A federal loophole allows truck companies to evade safety regulations and disguise their identity. Senator Charles Schumer demands stricter tracking of trucking companies to prevent these “chameleon carriers”.
Senator Chuck Schumer has, commendably, addressed the serious issue of unsafe commercial trucks operating on our highways. These trucks, often cited for safety violations, are operated without fixing the safety issues by marginal operators by simply re-registering the vehicle under a new, usually corporate, name. The new company then can disingenuously claim no record of violation. Such facetious action regularly causes loss of life and serious injury, with the accompanying grief, sorrow, and pain, not to mention enormous economic loss.
I recognize that the fix I suggest only applies to safety violations relating to the equipment. Senator Schumer’s suggestion remains important because many violations affecting safety are “paper” violations that cover up unsafe practices, such as allowing insurance to lapse, failure to keep required records of maintenance, hours of service, personnel records, etc. Hiring unsafe drivers can be at least as deadly as putting unsafe trucks on the road, so my suggestions are in addition, not instead of, the need to track the individuals who hide behind an endless string of corporate entities while endangering the public.
In order to avoid shut down over safety violations and dangerous operations, other than that suggested by Senator Schumer, there is probably another equally important fix to the problem of trucking companies that change corporate identities as easily as chameleons change their camouflage.
- Refuse to register any commercial truck unless it files proof of insurance for a minimum of $1,000,000.
- Require a safety clearance/certificate for each commercial truck as a condition of receipt of a license or permit to operate as a commercial vehicle.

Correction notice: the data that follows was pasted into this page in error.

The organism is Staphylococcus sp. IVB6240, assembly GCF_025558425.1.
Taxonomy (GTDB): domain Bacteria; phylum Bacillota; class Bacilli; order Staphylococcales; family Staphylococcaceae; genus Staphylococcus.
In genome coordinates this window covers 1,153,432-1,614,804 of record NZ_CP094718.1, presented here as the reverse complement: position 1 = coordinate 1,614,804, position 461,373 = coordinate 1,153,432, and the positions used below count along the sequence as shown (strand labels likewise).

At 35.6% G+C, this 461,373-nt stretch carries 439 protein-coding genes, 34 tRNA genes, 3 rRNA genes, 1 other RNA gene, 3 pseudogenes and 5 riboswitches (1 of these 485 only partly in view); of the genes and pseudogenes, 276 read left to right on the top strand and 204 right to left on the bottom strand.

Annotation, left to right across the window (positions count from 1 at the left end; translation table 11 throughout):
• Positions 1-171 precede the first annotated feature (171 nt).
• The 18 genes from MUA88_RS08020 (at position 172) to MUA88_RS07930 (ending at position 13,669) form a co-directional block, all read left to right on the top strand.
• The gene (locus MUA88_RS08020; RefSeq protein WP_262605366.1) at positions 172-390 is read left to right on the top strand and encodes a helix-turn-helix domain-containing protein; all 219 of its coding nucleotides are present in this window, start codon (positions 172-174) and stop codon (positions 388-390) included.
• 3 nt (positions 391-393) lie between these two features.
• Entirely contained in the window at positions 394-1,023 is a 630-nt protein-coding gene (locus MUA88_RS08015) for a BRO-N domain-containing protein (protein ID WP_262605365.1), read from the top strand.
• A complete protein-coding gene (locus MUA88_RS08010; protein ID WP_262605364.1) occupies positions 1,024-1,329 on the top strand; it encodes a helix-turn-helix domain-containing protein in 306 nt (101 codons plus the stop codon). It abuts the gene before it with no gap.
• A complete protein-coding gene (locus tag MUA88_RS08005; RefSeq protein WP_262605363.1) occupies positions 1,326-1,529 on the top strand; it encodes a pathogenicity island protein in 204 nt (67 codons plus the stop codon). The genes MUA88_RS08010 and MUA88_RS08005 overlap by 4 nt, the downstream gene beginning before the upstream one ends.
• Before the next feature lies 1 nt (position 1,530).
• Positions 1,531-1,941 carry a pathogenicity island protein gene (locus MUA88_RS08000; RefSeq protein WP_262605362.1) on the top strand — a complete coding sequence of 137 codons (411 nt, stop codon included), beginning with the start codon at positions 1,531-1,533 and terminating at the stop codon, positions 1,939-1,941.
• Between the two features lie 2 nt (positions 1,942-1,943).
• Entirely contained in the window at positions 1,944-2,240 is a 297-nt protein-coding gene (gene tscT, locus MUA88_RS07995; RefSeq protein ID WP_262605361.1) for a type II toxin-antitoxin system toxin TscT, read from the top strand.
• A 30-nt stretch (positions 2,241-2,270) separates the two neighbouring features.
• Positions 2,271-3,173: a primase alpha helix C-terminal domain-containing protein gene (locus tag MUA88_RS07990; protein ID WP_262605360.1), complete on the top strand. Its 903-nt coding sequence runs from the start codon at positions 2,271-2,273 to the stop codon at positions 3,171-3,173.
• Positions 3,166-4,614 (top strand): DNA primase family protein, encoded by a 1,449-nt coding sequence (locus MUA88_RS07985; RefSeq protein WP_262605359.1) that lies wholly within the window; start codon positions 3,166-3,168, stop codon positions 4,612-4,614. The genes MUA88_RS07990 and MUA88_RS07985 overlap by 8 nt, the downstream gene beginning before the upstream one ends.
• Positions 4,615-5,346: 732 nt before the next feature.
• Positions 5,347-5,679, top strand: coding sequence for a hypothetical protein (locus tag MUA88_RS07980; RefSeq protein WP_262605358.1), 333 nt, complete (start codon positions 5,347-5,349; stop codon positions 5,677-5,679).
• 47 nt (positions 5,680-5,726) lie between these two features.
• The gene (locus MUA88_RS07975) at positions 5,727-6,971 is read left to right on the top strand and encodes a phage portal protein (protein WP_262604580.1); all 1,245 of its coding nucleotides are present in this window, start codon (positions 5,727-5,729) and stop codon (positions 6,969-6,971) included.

- Make it a felony to operate, or cause to be operated, a big rig commercial truck without the insurance and the safety clearance; the legislation needs to make it clear that the individuals responsible for avoiding the requirements are the ones primarily to be charged with the crime, not merely the operating company.
It is all well and good to have a system, as suggested by Senator Schumer, to cross-check the names of people who collapse one company only to start one with a new name in order to avoid safety enforcement. This could probably be easily done in this computer age. But, even such a system is easily avoided by enlisting the aid of straw-men owners, of which there is probably an endless supply for a modest fee. However, if the tractor that operates to pull a loaded 80,000-pound trailer cannot get a license to be on the road without the insurance and safety clearance on serious criminal penalties for violation, the probability of compliance will likely shoot up.
Moreover, “paper” violations need to be more strictly enforced, and violations must carry more significant penalties. It is not enough to shut down the corporation, as has been made clear. We need to place responsibility squarely on the individuals who have failed or refused to properly keep and maintain the required records. Further, we need criminal penalties for willful violations, and a “three strikes and you’re out” provision.
Legislation of this kind must include commercial bus companies, although the limits of liability insurance at about $10,000,000 would be necessary to adequately protect passengers and the public generally. The operation of so-called “ghost buses” injures and kills far too many every year, and cannot be ignored.
Lives are lost routinely in the United States because fly-by-night trucking and commercial bus companies and the people profiting from them, operating with unsafe equipment and/or drivers with limited or no insurance, can get away with it. Unsafe big rigs and buses cause mayhem on our highways. This can and must be, stopped. The traveling public deserves no less.